Contrast-enhanced Ultrasound (CE-US) and Magnetic Resonance Imaging (MRI): Evaluating Plaque Neovascularisation

This study has been completed.
Sponsor:
Information provided by:
Maastricht University Medical Center
ClinicalTrials.gov Identifier:
NCT00677963
First received: May 8, 2008
Last updated: April 19, 2011
Last verified: April 2011

May 8, 2008
April 19, 2011
June 2009
April 2010   (final data collection date for primary outcome measure)
Plaque neovascularization at contrast-enhanced ultrasound and MRI [ Time Frame: Cross-sectional ] [ Designated as safety issue: No ]
Same as current
Complete list of historical versions of study NCT00677963 on ClinicalTrials.gov Archive Site
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Not Provided
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Not Provided
 
Contrast-enhanced Ultrasound (CE-US) and Magnetic Resonance Imaging (MRI): Evaluating Plaque Neovascularisation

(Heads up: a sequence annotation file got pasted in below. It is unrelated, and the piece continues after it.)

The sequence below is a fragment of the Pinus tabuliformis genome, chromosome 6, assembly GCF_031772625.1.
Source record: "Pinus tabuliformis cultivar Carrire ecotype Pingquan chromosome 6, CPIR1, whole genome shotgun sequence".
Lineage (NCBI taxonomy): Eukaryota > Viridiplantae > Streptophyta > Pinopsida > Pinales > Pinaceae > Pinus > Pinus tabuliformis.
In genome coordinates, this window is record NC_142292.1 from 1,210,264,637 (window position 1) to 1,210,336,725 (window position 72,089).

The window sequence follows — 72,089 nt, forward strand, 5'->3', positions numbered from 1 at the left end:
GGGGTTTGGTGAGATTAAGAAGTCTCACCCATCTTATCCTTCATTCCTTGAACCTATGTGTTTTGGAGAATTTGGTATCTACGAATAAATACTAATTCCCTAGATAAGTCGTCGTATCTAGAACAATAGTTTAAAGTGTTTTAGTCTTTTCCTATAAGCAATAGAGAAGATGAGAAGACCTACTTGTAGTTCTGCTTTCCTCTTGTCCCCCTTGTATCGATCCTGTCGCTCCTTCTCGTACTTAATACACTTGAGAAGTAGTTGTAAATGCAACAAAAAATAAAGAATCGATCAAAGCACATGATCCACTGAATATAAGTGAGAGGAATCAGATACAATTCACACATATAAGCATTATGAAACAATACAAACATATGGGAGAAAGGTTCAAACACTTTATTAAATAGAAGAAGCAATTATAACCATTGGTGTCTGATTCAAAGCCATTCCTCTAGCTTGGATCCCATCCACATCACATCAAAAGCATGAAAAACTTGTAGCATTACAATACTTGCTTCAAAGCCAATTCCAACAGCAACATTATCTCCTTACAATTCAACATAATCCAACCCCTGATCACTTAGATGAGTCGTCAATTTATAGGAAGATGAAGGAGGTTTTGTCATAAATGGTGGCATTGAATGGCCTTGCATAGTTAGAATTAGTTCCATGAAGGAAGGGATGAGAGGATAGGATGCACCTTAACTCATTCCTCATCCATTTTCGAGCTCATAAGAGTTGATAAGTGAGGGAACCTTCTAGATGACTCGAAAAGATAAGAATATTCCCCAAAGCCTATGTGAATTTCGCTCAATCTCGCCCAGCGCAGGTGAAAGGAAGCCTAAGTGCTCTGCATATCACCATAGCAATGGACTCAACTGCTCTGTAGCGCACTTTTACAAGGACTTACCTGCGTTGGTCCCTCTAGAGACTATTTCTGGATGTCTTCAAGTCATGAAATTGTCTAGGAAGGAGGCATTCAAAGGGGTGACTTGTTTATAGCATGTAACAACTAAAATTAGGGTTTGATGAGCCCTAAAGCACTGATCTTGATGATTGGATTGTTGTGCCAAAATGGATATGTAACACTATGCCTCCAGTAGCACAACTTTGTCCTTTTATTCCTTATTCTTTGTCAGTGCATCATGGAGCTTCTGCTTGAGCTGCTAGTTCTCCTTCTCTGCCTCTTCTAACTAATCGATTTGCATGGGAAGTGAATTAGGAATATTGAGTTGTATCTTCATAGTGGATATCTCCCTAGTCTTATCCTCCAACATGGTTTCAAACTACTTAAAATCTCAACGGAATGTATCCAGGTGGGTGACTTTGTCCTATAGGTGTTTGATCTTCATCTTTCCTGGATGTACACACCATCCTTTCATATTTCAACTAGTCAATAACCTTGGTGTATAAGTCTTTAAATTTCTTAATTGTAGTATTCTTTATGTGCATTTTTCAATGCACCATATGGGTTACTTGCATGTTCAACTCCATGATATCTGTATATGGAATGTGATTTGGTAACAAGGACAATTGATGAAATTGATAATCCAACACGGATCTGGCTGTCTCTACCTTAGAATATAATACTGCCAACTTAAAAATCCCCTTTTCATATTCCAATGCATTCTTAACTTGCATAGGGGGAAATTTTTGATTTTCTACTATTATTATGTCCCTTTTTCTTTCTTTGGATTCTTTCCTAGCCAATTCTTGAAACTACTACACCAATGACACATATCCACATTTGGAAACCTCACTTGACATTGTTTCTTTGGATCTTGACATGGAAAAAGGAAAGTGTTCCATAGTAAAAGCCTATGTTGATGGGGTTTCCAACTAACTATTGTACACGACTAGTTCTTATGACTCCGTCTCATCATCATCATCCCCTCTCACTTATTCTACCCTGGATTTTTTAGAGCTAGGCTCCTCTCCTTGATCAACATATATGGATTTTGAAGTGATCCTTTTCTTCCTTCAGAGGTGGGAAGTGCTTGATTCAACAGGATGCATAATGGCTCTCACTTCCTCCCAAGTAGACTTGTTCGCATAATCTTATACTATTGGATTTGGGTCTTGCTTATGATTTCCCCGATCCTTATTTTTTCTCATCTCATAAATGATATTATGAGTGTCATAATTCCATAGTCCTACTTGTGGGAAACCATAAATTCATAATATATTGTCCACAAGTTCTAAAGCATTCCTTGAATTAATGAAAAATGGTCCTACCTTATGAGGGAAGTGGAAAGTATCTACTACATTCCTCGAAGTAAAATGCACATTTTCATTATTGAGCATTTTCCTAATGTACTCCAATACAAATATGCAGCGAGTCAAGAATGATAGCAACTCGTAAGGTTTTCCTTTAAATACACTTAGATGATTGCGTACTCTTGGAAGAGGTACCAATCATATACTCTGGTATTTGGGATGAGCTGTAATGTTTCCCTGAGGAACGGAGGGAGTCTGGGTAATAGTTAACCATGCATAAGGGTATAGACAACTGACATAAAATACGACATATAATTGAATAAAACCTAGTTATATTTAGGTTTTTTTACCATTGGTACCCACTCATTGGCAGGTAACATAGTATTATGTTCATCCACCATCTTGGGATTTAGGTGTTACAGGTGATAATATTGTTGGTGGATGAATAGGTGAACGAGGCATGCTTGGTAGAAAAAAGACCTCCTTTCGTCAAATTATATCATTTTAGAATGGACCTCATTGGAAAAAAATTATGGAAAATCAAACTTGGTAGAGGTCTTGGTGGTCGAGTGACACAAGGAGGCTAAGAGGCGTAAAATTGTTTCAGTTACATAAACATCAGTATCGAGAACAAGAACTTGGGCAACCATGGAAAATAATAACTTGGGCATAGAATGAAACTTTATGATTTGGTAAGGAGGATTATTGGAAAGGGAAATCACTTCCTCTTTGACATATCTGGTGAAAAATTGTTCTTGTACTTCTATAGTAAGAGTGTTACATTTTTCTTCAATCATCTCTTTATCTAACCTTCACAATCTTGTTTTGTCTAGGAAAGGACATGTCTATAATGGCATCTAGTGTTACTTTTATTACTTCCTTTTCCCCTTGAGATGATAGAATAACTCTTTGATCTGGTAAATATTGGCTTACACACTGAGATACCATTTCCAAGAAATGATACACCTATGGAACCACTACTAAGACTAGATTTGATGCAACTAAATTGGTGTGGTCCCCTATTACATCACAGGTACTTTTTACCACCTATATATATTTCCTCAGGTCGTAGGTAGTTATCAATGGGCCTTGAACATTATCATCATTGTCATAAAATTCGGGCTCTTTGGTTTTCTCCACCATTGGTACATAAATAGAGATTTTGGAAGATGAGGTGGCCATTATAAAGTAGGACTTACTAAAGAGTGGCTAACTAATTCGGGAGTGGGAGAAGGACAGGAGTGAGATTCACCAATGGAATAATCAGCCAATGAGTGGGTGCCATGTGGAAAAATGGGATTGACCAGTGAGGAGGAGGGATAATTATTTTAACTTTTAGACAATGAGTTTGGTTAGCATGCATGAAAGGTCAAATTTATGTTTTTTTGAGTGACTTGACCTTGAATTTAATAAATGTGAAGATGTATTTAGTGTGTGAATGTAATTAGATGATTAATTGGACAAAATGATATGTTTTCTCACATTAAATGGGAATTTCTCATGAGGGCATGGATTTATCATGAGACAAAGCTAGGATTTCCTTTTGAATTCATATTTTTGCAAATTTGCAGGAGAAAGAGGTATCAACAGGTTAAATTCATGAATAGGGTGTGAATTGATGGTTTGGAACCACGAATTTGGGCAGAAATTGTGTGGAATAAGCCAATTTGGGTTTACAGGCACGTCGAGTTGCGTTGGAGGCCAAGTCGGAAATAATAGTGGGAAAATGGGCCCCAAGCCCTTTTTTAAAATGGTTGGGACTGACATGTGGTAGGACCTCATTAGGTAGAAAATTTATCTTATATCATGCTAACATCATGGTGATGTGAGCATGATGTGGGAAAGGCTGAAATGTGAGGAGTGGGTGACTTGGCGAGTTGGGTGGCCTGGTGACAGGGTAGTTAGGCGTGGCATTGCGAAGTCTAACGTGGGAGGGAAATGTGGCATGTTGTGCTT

Contrast-enhanced Ultrasound and Magnetic Resonance Imaging for the Evaluation of Neovascularisation in Carotid Artery Plaques

The first goal of this study is to investigate whether CE-US is able to accurately identify and quantify neovascularisation in carotid artery plaques. Since this is one of the first studies systematically evaluating the ability of ultrasound in combination with air bubbles to evaluate neovascularisation in carotid artery plaques, the examination will be performed twice with an interval of 1/2 hour on the day before surgery, thus studying the reliability of the method.

The second goal of this study is to investigate whether MRI at 3.0 T with a custom-designed 3T carotid coil, using a recently developed pulse sequence, is able to accurately identify and quantify neovascularisation. And the third goal of this study is to make an intermodality comparison of CE-US and MRI regarding their ability to identify and quantify plaque neovascularisation.